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Welcome to the third episode of our series on the Un-Wedding Podcast, The Drama Dynasty – A group of personas and stereotypes that you may need to navigate in today’s wedding world.

In this episode, we introduce the Insidious In-Laws, also known as the meddling mother-in-law, the unsupportive family or the possessive father. We are going to dig deep into why and how family drama happens and provide you with sound strategies you and your partner can use to help navigate planning your wedding while intentionally including your family (if you want to that is!) in planning and on the big day, so you can come out on the other side of wedding planning with your dignity, personality and relationships intact.

Learn more about us and our movement: https://unweddingmovement.com

Transcript

Sydney Spidell 0:11

Welcome to the Un-Wedding Podcast. I'm Sydney and I'm Corina. We're two neurodiverse wedding planners who are committed to empowering nearlyweds to throw out the wedding rulebook, shrink their guest lists and create a meaningful, purposeful wedding experience. We're taking the wedding industry by storm and disrupting the status quo, we're the Un-Wedding Planners and we invite you to join our movement.

Corina Waldie 0:33

We record our podcast from Treaty Six Territory, a traditional gathering place for diverse Indigenous peoples including the Cree, Blackfoot, Metis, Nakota Sioux, Iroquois, Dene, Ojibwe, Saulteaux, Anishinaabe, Inuit, and many others, whose histories, languages and cultures continue to influence our vibrant community. Welcome to the third episode in our ongoing series here on The Un-Wedding Podcast, The Drama Dynasty. A group of personas and stereotypes that you may need to navigate in today's wedding world. Today, let us introduce you to the Insidious In-Laws.

Sydney Spidell 1:11

You may have heard of these people described as the meddling mother-in-law, the unsupportive family, or the possessive father. It's safe to say that weddings and family drama go together like peanut butter and jelly. Today, we are going to dig deep into why and how family drama happens and strategies you can use for both you and your partner to manage your insidious in-laws, and ultimately get the wedding you are both looking for so you can come out on the other side of wedding planning with your partner, friends, and family relationships intact.

Corina Waldie 1:47

So what would you describe as family?

Sydney Spidell 1:51

Yeah, because family, especially in the history of weddings, kind of represented, I mean not even kind of, it was about the trading of property. It was about forming alliances between different land owners. So family and weddings, are kind of a weird, little merging. Meddling, that's what I was trying to say for some reason there. And that doesn't necessarily align with what we consider family to be especially these days.

Corina Waldie 2:25

Yeah, family. And I know the definition of family has drastically evolved in the last 20 years. Because I'm old enough to remember that the stereotype was man, woman, two and a half kids, dog, house - that was your family.

Sydney Spidell 2:42

But the half kid was always my favorite.

Corina Waldie 2:44

Yeah, you know, the half kid. And the thing is, as divorce is a reality for many different families nowadays, and then people go on to remarry, bringing in step parents and stepchildren potentially, so you get blended families, the idea of family has drastically evolved. Plus with the LGBTQ+ community, we've also evolved and had legal definitions redrawn about what constitutes a family and should those of the LGBTQ community be able to procreate and have children, which I firmly, of course, believe that they should have that right. But that has also further evolved that definition and so I think now today, your family is whoever you think your family is - your chosen family, not necessarily blood (family).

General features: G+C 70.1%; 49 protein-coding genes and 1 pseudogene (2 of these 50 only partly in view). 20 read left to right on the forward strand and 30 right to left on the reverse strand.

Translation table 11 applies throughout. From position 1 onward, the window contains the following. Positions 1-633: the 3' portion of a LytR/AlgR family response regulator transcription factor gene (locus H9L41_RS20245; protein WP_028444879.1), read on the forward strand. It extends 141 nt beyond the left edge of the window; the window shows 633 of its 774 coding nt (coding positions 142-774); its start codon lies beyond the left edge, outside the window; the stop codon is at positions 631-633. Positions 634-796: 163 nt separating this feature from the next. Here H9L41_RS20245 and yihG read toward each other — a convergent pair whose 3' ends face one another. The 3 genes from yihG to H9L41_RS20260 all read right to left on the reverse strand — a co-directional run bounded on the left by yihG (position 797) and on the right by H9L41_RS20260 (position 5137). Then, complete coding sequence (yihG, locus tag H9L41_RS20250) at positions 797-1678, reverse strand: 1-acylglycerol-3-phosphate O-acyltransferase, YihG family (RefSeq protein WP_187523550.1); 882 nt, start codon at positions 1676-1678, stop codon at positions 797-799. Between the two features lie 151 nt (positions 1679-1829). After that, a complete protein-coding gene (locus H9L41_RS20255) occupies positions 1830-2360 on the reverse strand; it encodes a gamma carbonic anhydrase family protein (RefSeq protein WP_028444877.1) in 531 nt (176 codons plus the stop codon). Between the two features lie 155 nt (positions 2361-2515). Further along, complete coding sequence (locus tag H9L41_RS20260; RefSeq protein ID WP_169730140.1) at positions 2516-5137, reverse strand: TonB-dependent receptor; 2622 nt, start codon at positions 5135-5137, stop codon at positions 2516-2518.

Sydney Spidell 3:32

And you're talking about blended families, but there's also the whole adoption process as well with people who may be, especially with the dawning of these DNA tests and genetic registries and finding additional members of that genetic family, is finding ways to incorporate them in. And I know, for people with that sort of a blended family, there can often be a lot of tension between this idea of “Oh, you're bringing your birth family into this so that means you're rejecting us, your family from your childhood.” I don't know, I feel like the whole concept of family, especially when it comes to weddings, becomes almost more like a gang war. It's very territorial.

Corina Waldie 4:20

It is and then you throw in like phrases like blood is thicker than water, which is a very horrifically misquoted quote. Because it's actually…

Sydney Spidell 4:32

No, it's a good quote, I don't remember it though and I'm hoping you have it.

Corina Waldie 4:37

But it’s “The blood of the covenant is thicker than the water of the womb.” And it's this idea that covenant being whoever is in your life, who you consider family. Be that friends, be that family, whether they blood or not, be it adopted - whatever that looks like for you. It's the people that you are in covenant with, who you've promised in some ways, your lives to each other or to be as part of each other's lives, whether through spoken or unspoken commitment.

Sydney Spidell 5:04

Yeah, and honestly, I love that concept and bringing that whole idea of maybe we need to now reappropriate whole blood is thicker than water, using that whole concept of it and saying, “The blood of the covenant - you are making a covenant by having a wedding, that is what this is about, right?” Those vows, we talked about that. And respecting that covenant itself, but also this phrase is respecting those, choices you make with people in your lives, of who you bring in there. And that can be, like we've talked about before, having oaths of sobriety with a friend, which is a kind of commitment that is massive and transformative. And I'm sure there are a lot of people who feel like their AA families are their families, too, right? So, yeah, really stepping away from that whole property-driven, and inheritance-minded and keep your bloodlines clean concept of family. You're somebody who has looked deeply into what family means to you and created a chosen family, too.